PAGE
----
The Committee also introduces the notion of ‘command responsibility’ whereby a public servant in command, control  or supervision of the armed forces or police would be held responsible for failure to exercise control over the actions of his subordinates resulting in rape or sexual assault. Here again the Committee breaches the code of impunity of the Indian state for sexual offences committed by its personnel.

 

The Committee has shown a sense of occasion by  recognizing  that a historic  moment such as this must be transformative for all. As such, it expressly suggests that the definition of those who could be affected by sexual assault should include both men as well as homosexual and transgender persons. It thus recommends that the law expressly protect  all  persons from  rape and sexual assault.

 

The jet of anger which emerged through the brutal rape of Nirbhaya has through the work of the Committee been transmuted into an ever widening circle of empathy which includes children in juvenile facilities, trafficked women and children,  Lesbian, Gay, Bisexual and Transgender persons, domestic workers, women in situations of armed conflict as well as women in violent marital relationships. The Committee through making recommendations for all these vulnerable groups has seized the moment and articulated the patriarchal  ills of the  Indian state and society.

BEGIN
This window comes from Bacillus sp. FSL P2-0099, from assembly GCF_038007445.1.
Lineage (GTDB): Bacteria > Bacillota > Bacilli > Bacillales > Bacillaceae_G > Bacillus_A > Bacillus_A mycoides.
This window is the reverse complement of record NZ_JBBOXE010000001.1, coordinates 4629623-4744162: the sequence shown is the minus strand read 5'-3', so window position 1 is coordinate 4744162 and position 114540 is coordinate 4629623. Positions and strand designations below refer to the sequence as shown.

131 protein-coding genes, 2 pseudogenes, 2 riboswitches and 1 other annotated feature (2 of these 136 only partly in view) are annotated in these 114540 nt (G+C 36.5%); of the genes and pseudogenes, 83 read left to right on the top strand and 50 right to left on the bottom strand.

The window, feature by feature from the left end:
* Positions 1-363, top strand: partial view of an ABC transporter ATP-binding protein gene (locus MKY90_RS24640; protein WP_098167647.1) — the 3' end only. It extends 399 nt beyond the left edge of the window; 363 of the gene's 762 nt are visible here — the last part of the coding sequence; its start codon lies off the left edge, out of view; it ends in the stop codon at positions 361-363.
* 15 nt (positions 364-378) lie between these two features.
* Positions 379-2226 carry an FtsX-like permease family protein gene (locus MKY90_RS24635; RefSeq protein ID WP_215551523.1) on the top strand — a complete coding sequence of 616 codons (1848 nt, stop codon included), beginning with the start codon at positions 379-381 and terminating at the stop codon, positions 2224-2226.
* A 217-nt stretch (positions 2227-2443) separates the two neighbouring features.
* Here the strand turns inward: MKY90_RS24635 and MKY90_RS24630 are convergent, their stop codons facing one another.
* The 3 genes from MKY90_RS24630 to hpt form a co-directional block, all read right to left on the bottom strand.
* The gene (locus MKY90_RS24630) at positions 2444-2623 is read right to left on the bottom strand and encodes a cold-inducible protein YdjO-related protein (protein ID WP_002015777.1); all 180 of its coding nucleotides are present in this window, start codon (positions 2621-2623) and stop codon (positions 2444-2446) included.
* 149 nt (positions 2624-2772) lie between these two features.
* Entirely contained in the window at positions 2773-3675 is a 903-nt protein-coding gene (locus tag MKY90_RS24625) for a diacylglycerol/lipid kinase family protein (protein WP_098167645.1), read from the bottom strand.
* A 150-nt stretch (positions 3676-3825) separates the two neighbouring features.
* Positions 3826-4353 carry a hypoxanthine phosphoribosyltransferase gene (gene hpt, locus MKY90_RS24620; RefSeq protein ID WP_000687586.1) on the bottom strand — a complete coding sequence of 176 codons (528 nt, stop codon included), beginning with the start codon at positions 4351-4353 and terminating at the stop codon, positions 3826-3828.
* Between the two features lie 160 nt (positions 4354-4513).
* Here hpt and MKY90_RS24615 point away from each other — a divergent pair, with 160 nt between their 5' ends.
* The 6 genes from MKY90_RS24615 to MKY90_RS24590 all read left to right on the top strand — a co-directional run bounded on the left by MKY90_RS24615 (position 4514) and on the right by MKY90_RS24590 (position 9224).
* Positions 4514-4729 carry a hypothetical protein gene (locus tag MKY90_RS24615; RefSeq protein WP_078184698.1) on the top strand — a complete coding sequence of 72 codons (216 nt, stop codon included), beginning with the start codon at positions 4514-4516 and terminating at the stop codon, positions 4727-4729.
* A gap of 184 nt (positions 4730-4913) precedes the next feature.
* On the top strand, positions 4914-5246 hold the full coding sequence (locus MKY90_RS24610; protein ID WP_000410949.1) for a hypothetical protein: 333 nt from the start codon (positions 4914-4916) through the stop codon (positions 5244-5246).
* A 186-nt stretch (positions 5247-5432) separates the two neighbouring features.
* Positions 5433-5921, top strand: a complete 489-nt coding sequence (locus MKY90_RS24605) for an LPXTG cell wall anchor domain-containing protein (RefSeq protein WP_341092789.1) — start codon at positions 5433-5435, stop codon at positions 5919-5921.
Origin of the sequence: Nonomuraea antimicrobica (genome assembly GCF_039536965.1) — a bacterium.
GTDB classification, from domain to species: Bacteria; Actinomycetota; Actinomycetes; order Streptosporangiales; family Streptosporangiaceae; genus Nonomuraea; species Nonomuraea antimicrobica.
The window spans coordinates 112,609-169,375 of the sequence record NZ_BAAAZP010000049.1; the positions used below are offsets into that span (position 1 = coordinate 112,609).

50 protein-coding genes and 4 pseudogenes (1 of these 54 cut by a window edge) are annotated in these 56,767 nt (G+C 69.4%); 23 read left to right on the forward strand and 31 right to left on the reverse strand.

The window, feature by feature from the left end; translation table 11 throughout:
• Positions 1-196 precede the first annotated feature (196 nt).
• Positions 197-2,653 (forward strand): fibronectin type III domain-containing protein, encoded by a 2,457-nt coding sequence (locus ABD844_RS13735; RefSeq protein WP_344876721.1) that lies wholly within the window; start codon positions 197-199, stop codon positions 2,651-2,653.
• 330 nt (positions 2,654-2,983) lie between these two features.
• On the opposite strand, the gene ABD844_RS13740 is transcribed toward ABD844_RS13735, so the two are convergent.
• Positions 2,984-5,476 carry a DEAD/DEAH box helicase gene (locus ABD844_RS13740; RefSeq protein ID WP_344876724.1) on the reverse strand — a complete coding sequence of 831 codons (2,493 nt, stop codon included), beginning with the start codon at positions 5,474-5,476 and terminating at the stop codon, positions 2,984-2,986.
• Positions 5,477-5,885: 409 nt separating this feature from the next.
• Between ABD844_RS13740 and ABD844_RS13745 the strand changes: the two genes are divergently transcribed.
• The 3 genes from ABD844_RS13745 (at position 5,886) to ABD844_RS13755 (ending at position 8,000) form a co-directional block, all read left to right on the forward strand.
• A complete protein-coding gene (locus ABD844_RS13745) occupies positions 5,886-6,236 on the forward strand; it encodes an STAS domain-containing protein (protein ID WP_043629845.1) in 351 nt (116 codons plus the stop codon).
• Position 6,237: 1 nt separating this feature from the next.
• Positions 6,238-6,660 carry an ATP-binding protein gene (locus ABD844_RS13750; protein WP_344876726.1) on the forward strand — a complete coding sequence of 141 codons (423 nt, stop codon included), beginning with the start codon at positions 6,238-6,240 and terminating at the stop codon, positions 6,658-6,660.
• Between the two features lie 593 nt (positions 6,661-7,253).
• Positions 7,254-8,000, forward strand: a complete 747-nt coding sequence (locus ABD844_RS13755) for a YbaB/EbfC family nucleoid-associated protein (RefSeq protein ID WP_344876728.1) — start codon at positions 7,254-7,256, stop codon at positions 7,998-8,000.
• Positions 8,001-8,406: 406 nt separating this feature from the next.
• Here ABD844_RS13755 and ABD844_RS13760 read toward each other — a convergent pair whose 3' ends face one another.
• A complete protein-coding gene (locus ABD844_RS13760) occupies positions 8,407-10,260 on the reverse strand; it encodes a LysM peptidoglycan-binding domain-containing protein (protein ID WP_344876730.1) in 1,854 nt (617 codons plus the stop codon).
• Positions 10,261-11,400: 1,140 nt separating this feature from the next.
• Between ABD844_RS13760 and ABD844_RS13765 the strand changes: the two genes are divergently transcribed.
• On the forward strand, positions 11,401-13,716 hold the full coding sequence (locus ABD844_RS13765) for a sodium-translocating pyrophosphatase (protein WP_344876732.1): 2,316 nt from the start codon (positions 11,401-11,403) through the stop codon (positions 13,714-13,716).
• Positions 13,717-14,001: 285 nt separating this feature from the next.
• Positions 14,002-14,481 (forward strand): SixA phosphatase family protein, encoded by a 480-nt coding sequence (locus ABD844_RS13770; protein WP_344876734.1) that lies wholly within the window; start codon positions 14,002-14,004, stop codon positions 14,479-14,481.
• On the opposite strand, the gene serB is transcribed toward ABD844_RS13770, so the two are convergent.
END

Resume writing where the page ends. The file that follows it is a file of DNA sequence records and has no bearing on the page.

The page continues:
The fact that the Report is based upon a historic articulation of hurt and harm suffered by Indian women emerges most poignantly through the articulation of the offence of rape which results in a persistent vegetative state for which the punishment is rigorous imprisonment of a minimum of twenty years going up to life. This recognition of an aggravated form of sexual assault is a tribute to Aruna Shanbaug who was brutally raped and choked with a dog chain and is living since the  last thirty six years in a persistent vegetative state.

 

The Committee has performed a fine balancing act of  being sensitive to public opinion without allowing mere public sentiment to emerge as  the arbiter of policy and law. In doing so, it resists the tendency of basing its recommendations on shifting notions of right and wrong and instead derives its recommendations from constitutional values.